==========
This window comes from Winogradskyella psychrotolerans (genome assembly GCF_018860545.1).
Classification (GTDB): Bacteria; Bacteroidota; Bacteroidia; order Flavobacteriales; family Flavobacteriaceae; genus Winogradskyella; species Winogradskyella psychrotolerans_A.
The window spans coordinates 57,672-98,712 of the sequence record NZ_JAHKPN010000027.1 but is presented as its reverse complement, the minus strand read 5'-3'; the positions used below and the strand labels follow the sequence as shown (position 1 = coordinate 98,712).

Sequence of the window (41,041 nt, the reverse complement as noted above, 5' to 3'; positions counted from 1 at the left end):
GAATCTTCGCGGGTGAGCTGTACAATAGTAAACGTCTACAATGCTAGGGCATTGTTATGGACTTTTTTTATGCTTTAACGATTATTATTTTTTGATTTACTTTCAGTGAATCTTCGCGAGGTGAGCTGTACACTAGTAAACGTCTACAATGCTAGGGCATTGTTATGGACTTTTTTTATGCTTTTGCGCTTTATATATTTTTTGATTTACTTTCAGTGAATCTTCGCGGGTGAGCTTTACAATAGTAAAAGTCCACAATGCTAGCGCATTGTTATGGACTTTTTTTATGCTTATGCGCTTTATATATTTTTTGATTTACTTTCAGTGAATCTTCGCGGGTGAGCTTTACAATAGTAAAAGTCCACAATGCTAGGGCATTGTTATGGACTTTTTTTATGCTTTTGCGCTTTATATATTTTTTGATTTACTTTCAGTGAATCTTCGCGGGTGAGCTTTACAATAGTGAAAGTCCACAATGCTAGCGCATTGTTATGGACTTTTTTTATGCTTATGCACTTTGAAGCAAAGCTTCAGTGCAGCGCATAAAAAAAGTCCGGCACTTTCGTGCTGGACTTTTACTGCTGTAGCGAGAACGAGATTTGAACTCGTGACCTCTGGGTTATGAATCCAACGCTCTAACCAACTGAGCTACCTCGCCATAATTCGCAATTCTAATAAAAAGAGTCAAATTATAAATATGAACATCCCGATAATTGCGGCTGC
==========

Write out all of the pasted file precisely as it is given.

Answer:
This window comes from Winogradskyella psychrotolerans (genome assembly GCF_018860545.1).
Classification (GTDB): Bacteria; Bacteroidota; Bacteroidia; order Flavobacteriales; family Flavobacteriaceae; genus Winogradskyella; species Winogradskyella psychrotolerans_A.
The window spans coordinates 57,672-98,712 of the sequence record NZ_JAHKPN010000027.1 but is presented as its reverse complement, the minus strand read 5'-3'; the positions used below and the strand labels follow the sequence as shown (position 1 = coordinate 98,712).

Sequence of the window (41,041 nt, the reverse complement as noted above, 5' to 3'; positions counted from 1 at the left end):
GAATCTTCGCGGGTGAGCTGTACAATAGTAAACGTCTACAATGCTAGGGCATTGTTATGGACTTTTTTTATGCTTTAACGATTATTATTTTTTGATTTACTTTCAGTGAATCTTCGCGAGGTGAGCTGTACACTAGTAAACGTCTACAATGCTAGGGCATTGTTATGGACTTTTTTTATGCTTTTGCGCTTTATATATTTTTTGATTTACTTTCAGTGAATCTTCGCGGGTGAGCTTTACAATAGTAAAAGTCCACAATGCTAGCGCATTGTTATGGACTTTTTTTATGCTTATGCGCTTTATATATTTTTTGATTTACTTTCAGTGAATCTTCGCGGGTGAGCTTTACAATAGTAAAAGTCCACAATGCTAGGGCATTGTTATGGACTTTTTTTATGCTTTTGCGCTTTATATATTTTTTGATTTACTTTCAGTGAATCTTCGCGGGTGAGCTTTACAATAGTGAAAGTCCACAATGCTAGCGCATTGTTATGGACTTTTTTTATGCTTATGCACTTTGAAGCAAAGCTTCAGTGCAGCGCATAAAAAAAGTCCGGCACTTTCGTGCTGGACTTTTACTGCTGTAGCGAGAACGAGATTTGAACTCGTGACCTCTGGGTTATGAATCCAACGCTCTAACCAACTGAGCTACCTCGCCATAATTCGCAATTCTAATAAAAAGAGTCAAATTATAAATATGAACATCCCGATAATTGCGGCTGC